You know, we try not to think of someone's primary residence as an investment. And the reason is just you can't spend the money in your house. It's nice that you have a place to live and when it's paid off, no one can take that away from you really. So that is a nice benefit. But sometimes, especially here locally, we've seen home values kind of skyrocketing over the last decade or so, and a lot of people's net worth is tied up in their house. Where cash flow is getting harder because of inflation and just things getting more expensive. And also, life surprises you at times. So what are you finding in terms of ways to sort of unlock that net worth that's tied up into people's homes?
Right, I think that would be something that especially if is appropriate for our senior citizens. 62 and older, a lot of them have that equity tied up in their home. They're on fixed income, they don't want to pull their assets from investments that are making them money. Or sometimes those investments are down and they don't want to pull on that money. They don't want to go, maybe they don't want to go get a job right now, because it's not paying much. And it goes against maybe some of their insurance, affects their qualifying ability for insurance. But people can certainly leverage the reverse mortgage as an option. I know it sounds scary, and it has had a bad wrap over the years.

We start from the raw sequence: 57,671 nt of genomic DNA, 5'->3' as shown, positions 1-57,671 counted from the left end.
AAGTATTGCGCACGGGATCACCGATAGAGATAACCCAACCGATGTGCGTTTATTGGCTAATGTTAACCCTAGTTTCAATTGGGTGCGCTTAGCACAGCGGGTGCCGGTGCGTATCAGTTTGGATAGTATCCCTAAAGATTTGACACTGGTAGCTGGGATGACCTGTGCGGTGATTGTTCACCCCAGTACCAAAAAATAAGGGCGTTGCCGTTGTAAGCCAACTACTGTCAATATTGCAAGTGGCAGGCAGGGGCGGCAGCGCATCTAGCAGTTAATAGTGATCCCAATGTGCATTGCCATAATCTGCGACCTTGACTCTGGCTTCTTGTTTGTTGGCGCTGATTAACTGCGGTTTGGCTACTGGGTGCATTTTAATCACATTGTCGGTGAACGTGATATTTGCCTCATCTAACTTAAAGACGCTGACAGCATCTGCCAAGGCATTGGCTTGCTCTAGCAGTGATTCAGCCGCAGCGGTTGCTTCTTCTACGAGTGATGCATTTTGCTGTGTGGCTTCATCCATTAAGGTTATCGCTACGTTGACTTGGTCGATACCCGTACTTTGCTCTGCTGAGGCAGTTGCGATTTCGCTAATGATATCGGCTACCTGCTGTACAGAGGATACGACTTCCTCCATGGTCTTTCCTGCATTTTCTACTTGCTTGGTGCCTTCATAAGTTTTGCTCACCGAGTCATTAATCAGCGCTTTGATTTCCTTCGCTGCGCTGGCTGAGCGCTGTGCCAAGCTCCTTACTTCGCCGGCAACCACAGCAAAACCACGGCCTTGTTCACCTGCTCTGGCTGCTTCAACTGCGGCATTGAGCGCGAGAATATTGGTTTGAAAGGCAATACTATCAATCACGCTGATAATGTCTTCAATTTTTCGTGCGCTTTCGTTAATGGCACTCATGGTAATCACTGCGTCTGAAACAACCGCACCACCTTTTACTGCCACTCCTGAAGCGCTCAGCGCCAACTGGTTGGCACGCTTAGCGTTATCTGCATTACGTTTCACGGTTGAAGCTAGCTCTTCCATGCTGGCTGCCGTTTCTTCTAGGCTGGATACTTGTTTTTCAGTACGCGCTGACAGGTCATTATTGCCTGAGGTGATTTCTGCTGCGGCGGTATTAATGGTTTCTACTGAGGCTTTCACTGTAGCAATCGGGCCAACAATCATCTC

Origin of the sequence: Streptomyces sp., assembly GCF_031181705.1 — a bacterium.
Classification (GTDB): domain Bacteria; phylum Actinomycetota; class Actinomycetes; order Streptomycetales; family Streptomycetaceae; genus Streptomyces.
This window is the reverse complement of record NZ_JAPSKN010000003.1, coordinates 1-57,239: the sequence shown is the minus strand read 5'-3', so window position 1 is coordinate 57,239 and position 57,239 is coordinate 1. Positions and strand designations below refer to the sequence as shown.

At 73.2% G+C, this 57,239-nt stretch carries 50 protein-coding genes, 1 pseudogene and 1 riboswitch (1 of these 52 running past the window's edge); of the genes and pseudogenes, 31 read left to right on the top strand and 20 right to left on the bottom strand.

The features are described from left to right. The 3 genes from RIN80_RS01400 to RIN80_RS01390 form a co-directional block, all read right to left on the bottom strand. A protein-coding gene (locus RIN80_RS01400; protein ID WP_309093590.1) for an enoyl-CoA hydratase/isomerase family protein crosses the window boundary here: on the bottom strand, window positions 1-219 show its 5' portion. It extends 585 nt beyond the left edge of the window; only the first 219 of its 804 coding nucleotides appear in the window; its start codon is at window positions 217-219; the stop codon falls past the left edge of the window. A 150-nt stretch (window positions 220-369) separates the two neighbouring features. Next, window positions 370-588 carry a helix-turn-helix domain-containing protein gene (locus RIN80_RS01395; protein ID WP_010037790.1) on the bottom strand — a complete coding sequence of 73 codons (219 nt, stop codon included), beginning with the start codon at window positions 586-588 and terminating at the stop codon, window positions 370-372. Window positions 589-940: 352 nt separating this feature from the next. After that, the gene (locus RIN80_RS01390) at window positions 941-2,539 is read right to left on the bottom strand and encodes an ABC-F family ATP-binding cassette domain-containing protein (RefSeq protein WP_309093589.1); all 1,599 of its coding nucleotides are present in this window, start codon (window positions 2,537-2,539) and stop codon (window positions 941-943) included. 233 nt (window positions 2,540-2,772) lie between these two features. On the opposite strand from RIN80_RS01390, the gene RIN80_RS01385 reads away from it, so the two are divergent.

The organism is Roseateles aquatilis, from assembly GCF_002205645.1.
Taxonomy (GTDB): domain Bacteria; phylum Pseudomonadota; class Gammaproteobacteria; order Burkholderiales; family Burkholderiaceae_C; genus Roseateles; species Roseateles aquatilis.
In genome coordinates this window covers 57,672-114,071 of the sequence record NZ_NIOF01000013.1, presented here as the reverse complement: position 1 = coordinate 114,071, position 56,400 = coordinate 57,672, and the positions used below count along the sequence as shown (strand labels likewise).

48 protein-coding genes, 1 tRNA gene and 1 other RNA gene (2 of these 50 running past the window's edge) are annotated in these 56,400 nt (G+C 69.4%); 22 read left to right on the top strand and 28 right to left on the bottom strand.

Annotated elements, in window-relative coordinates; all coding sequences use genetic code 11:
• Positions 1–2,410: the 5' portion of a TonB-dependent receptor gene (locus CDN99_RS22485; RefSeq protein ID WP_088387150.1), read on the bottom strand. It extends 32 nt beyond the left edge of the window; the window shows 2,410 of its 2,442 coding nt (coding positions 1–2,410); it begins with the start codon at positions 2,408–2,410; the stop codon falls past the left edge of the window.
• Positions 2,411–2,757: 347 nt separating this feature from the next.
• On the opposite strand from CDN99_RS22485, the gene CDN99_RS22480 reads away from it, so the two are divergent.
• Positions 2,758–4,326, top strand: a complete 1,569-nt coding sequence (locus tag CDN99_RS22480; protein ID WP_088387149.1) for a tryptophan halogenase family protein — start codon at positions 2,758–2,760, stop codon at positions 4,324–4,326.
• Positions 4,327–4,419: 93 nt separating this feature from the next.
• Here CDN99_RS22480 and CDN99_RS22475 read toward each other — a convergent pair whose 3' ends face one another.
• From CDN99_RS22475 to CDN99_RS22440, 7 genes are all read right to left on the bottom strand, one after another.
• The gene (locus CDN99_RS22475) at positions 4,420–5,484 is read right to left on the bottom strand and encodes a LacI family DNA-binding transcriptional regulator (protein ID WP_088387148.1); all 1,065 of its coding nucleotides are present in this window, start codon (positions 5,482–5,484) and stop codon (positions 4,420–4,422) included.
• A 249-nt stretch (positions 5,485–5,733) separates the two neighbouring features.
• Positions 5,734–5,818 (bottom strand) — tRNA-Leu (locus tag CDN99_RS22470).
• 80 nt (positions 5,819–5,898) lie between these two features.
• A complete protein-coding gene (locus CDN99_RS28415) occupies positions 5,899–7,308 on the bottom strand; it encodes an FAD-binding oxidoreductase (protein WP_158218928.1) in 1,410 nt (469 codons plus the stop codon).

Aren't those expensive?
They can be, depends on how you put it, how you structure it. They can be a very expensive option, but they can be also a financial lifesaver for some. And we meet with a lot of clients on the reverse mortgage space, and try to figure out how could we have them not do a reverse mortgage? What are options we can do, maybe they could sell their home and take the equity, and build a mother-in-law suite on their son or daughter's property? And when they pass the heirs get a duplex.